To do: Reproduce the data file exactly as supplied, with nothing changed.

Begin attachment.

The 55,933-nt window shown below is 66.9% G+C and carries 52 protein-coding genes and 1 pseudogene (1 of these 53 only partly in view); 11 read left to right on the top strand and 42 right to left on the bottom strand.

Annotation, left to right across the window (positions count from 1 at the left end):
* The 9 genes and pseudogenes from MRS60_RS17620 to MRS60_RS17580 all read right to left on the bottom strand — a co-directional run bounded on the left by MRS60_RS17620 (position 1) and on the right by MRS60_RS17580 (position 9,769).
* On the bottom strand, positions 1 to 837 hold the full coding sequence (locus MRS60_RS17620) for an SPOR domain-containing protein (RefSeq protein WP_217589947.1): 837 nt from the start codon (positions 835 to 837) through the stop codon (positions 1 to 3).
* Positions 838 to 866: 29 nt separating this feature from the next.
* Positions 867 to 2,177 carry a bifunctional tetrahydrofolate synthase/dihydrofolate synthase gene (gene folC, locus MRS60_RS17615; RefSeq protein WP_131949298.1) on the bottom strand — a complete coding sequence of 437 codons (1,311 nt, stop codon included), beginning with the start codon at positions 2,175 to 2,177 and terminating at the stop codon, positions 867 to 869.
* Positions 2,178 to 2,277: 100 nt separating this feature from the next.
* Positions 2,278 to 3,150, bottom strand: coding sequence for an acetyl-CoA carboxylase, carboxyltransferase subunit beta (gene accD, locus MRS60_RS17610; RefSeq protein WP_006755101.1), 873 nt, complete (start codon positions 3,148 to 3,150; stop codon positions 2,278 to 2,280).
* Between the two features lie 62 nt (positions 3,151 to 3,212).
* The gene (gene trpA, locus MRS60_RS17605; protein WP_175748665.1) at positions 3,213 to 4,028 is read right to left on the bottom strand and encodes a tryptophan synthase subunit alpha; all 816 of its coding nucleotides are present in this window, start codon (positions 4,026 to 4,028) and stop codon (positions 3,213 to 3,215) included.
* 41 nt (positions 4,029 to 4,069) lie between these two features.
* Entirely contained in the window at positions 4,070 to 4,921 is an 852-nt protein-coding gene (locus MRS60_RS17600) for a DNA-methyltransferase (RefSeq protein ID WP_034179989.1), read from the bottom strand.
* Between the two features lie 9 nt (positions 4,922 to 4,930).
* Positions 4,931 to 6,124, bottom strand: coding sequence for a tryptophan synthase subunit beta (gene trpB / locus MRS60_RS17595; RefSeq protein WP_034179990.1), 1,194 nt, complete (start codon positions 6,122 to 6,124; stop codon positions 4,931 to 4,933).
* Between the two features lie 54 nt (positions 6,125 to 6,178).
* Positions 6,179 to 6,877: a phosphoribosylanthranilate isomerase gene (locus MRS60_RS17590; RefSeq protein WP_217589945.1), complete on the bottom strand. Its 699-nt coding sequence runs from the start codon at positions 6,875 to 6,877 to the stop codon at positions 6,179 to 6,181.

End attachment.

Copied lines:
The 55,933-nt window shown below is 66.9% G+C and carries 52 protein-coding genes and 1 pseudogene (1 of these 53 only partly in view); 11 read left to right on the top strand and 42 right to left on the bottom strand.

Annotation, left to right across the window (positions count from 1 at the left end):
* The 9 genes and pseudogenes from MRS60_RS17620 to MRS60_RS17580 all read right to left on the bottom strand — a co-directional run bounded on the left by MRS60_RS17620 (position 1) and on the right by MRS60_RS17580 (position 9,769).
* On the bottom strand, positions 1 to 837 hold the full coding sequence (locus MRS60_RS17620) for an SPOR domain-containing protein (RefSeq protein WP_217589947.1): 837 nt from the start codon (positions 835 to 837) through the stop codon (positions 1 to 3).
* Positions 838 to 866: 29 nt separating this feature from the next.
* Positions 867 to 2,177 carry a bifunctional tetrahydrofolate synthase/dihydrofolate synthase gene (gene folC, locus MRS60_RS17615; RefSeq protein WP_131949298.1) on the bottom strand — a complete coding sequence of 437 codons (1,311 nt, stop codon included), beginning with the start codon at positions 2,175 to 2,177 and terminating at the stop codon, positions 867 to 869.
* Positions 2,178 to 2,277: 100 nt separating this feature from the next.
* Positions 2,278 to 3,150, bottom strand: coding sequence for an acetyl-CoA carboxylase, carboxyltransferase subunit beta (gene accD, locus MRS60_RS17610; RefSeq protein WP_006755101.1), 873 nt, complete (start codon positions 3,148 to 3,150; stop codon positions 2,278 to 2,280).
* Between the two features lie 62 nt (positions 3,151 to 3,212).
* The gene (gene trpA, locus MRS60_RS17605; protein WP_175748665.1) at positions 3,213 to 4,028 is read right to left on the bottom strand and encodes a tryptophan synthase subunit alpha; all 816 of its coding nucleotides are present in this window, start codon (positions 4,026 to 4,028) and stop codon (positions 3,213 to 3,215) included.
* 41 nt (positions 4,029 to 4,069) lie between these two features.
* Entirely contained in the window at positions 4,070 to 4,921 is an 852-nt protein-coding gene (locus MRS60_RS17600) for a DNA-methyltransferase (RefSeq protein ID WP_034179989.1), read from the bottom strand.
* Between the two features lie 9 nt (positions 4,922 to 4,930).
* Positions 4,931 to 6,124, bottom strand: coding sequence for a tryptophan synthase subunit beta (gene trpB / locus MRS60_RS17595; RefSeq protein WP_034179990.1), 1,194 nt, complete (start codon positions 6,122 to 6,124; stop codon positions 4,931 to 4,933).
* Between the two features lie 54 nt (positions 6,125 to 6,178).
* Positions 6,179 to 6,877: a phosphoribosylanthranilate isomerase gene (locus MRS60_RS17590; RefSeq protein WP_217589945.1), complete on the bottom strand. Its 699-nt coding sequence runs from the start codon at positions 6,875 to 6,877 to the stop codon at positions 6,179 to 6,181.